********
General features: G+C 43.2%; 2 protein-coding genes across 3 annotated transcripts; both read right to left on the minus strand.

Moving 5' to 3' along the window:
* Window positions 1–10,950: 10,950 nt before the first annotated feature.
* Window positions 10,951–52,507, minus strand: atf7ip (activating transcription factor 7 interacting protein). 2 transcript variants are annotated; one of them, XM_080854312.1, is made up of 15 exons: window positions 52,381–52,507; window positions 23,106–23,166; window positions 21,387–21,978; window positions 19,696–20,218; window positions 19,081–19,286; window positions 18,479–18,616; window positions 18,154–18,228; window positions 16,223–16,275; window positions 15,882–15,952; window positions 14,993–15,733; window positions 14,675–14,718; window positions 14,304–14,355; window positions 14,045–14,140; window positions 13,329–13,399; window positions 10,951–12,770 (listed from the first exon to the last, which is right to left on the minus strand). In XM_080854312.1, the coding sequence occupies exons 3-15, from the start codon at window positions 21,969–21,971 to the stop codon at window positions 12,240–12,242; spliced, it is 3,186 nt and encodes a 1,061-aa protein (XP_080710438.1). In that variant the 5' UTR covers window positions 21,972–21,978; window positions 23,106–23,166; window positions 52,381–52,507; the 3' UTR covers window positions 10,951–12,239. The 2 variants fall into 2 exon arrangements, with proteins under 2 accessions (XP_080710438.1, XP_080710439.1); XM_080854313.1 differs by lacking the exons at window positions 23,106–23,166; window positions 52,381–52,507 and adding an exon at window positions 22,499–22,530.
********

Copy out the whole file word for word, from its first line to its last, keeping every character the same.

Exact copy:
General features: G+C 43.2%; 2 protein-coding genes across 3 annotated transcripts; both read right to left on the minus strand.

Moving 5' to 3' along the window:
* Window positions 1–10,950: 10,950 nt before the first annotated feature.
* Window positions 10,951–52,507, minus strand: atf7ip (activating transcription factor 7 interacting protein). 2 transcript variants are annotated; one of them, XM_080854312.1, is made up of 15 exons: window positions 52,381–52,507; window positions 23,106–23,166; window positions 21,387–21,978; window positions 19,696–20,218; window positions 19,081–19,286; window positions 18,479–18,616; window positions 18,154–18,228; window positions 16,223–16,275; window positions 15,882–15,952; window positions 14,993–15,733; window positions 14,675–14,718; window positions 14,304–14,355; window positions 14,045–14,140; window positions 13,329–13,399; window positions 10,951–12,770 (listed from the first exon to the last, which is right to left on the minus strand). In XM_080854312.1, the coding sequence occupies exons 3-15, from the start codon at window positions 21,969–21,971 to the stop codon at window positions 12,240–12,242; spliced, it is 3,186 nt and encodes a 1,061-aa protein (XP_080710438.1). In that variant the 5' UTR covers window positions 21,972–21,978; window positions 23,106–23,166; window positions 52,381–52,507; the 3' UTR covers window positions 10,951–12,239. The 2 variants fall into 2 exon arrangements, with proteins under 2 accessions (XP_080710438.1, XP_080710439.1); XM_080854313.1 differs by lacking the exons at window positions 23,106–23,166; window positions 52,381–52,507 and adding an exon at window positions 22,499–22,530.